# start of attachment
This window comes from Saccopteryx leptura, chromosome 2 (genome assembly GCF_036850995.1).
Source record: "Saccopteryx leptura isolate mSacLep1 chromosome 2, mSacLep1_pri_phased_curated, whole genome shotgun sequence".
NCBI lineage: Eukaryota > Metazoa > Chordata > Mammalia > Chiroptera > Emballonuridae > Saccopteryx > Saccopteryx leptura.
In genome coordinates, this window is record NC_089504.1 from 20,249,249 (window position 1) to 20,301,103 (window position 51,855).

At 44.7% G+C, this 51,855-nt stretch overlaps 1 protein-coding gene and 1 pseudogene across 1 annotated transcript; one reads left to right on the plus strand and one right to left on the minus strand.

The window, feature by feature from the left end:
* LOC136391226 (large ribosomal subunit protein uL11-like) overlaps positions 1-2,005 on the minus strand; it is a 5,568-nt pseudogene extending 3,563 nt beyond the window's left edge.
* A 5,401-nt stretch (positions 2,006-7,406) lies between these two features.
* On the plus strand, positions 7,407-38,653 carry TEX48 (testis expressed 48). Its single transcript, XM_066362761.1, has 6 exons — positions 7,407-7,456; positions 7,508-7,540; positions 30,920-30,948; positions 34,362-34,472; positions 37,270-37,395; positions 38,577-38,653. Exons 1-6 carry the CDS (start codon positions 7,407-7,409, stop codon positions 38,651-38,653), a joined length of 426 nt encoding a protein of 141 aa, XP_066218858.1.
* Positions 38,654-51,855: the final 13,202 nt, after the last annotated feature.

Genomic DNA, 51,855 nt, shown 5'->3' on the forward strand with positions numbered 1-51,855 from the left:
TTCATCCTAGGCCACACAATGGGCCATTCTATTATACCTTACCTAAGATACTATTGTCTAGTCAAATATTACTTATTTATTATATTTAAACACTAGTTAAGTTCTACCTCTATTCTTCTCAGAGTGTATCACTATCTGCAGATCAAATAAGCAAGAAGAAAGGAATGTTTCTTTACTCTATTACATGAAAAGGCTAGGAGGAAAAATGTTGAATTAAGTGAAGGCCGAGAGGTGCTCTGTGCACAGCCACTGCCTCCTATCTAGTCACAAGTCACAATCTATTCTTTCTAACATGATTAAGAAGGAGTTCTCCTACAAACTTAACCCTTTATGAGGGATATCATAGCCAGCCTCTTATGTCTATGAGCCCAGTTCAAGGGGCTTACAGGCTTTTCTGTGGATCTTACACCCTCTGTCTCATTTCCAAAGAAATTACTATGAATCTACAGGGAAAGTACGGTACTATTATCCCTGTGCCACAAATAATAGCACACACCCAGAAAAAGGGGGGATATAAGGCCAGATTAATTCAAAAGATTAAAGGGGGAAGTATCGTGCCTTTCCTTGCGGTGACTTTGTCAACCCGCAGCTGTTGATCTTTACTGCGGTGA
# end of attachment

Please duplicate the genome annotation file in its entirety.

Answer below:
This window comes from Saccopteryx leptura, chromosome 2 (genome assembly GCF_036850995.1).
Source record: "Saccopteryx leptura isolate mSacLep1 chromosome 2, mSacLep1_pri_phased_curated, whole genome shotgun sequence".
NCBI lineage: Eukaryota > Metazoa > Chordata > Mammalia > Chiroptera > Emballonuridae > Saccopteryx > Saccopteryx leptura.
In genome coordinates, this window is record NC_089504.1 from 20,249,249 (window position 1) to 20,301,103 (window position 51,855).

At 44.7% G+C, this 51,855-nt stretch overlaps 1 protein-coding gene and 1 pseudogene across 1 annotated transcript; one reads left to right on the plus strand and one right to left on the minus strand.

The window, feature by feature from the left end:
* LOC136391226 (large ribosomal subunit protein uL11-like) overlaps positions 1-2,005 on the minus strand; it is a 5,568-nt pseudogene extending 3,563 nt beyond the window's left edge.
* A 5,401-nt stretch (positions 2,006-7,406) lies between these two features.
* On the plus strand, positions 7,407-38,653 carry TEX48 (testis expressed 48). Its single transcript, XM_066362761.1, has 6 exons — positions 7,407-7,456; positions 7,508-7,540; positions 30,920-30,948; positions 34,362-34,472; positions 37,270-37,395; positions 38,577-38,653. Exons 1-6 carry the CDS (start codon positions 7,407-7,409, stop codon positions 38,651-38,653), a joined length of 426 nt encoding a protein of 141 aa, XP_066218858.1.
* Positions 38,654-51,855: the final 13,202 nt, after the last annotated feature.

Genomic DNA, 51,855 nt, shown 5'->3' on the forward strand with positions numbered 1-51,855 from the left:
TTCATCCTAGGCCACACAATGGGCCATTCTATTATACCTTACCTAAGATACTATTGTCTAGTCAAATATTACTTATTTATTATATTTAAACACTAGTTAAGTTCTACCTCTATTCTTCTCAGAGTGTATCACTATCTGCAGATCAAATAAGCAAGAAGAAAGGAATGTTTCTTTACTCTATTACATGAAAAGGCTAGGAGGAAAAATGTTGAATTAAGTGAAGGCCGAGAGGTGCTCTGTGCACAGCCACTGCCTCCTATCTAGTCACAAGTCACAATCTATTCTTTCTAACATGATTAAGAAGGAGTTCTCCTACAAACTTAACCCTTTATGAGGGATATCATAGCCAGCCTCTTATGTCTATGAGCCCAGTTCAAGGGGCTTACAGGCTTTTCTGTGGATCTTACACCCTCTGTCTCATTTCCAAAGAAATTACTATGAATCTACAGGGAAAGTACGGTACTATTATCCCTGTGCCACAAATAATAGCACACACCCAGAAAAAGGGGGGATATAAGGCCAGATTAATTCAAAAGATTAAAGGGGGAAGTATCGTGCCTTTCCTTGCGGTGACTTTGTCAACCCGCAGCTGTTGATCTTTACTGCGGTGA